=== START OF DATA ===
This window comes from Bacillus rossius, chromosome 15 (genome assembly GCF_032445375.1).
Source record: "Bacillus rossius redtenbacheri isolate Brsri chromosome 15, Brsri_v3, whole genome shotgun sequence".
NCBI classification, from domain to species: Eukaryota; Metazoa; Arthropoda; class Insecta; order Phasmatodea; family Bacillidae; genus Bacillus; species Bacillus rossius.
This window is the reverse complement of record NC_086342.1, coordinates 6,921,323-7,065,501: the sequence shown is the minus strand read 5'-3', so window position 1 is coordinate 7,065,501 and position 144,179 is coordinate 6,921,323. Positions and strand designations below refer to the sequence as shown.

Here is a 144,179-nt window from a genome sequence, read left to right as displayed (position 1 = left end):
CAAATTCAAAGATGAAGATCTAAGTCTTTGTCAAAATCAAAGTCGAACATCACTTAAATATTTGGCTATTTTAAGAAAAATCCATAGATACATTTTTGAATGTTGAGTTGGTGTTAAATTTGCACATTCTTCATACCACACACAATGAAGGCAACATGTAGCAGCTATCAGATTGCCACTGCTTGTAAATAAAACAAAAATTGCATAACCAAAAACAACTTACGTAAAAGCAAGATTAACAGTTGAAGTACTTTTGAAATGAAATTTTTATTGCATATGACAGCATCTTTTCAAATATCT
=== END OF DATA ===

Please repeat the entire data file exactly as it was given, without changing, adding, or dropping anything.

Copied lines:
This window comes from Bacillus rossius, chromosome 15 (genome assembly GCF_032445375.1).
Source record: "Bacillus rossius redtenbacheri isolate Brsri chromosome 15, Brsri_v3, whole genome shotgun sequence".
NCBI classification, from domain to species: Eukaryota; Metazoa; Arthropoda; class Insecta; order Phasmatodea; family Bacillidae; genus Bacillus; species Bacillus rossius.
This window is the reverse complement of record NC_086342.1, coordinates 6,921,323-7,065,501: the sequence shown is the minus strand read 5'-3', so window position 1 is coordinate 7,065,501 and position 144,179 is coordinate 6,921,323. Positions and strand designations below refer to the sequence as shown.

Here is a 144,179-nt window from a genome sequence, read left to right as displayed (position 1 = left end):
CAAATTCAAAGATGAAGATCTAAGTCTTTGTCAAAATCAAAGTCGAACATCACTTAAATATTTGGCTATTTTAAGAAAAATCCATAGATACATTTTTGAATGTTGAGTTGGTGTTAAATTTGCACATTCTTCATACCACACACAATGAAGGCAACATGTAGCAGCTATCAGATTGCCACTGCTTGTAAATAAAACAAAAATTGCATAACCAAAAACAACTTACGTAAAAGCAAGATTAACAGTTGAAGTACTTTTGAAATGAAATTTTTATTGCATATGACAGCATCTTTTCAAATATCT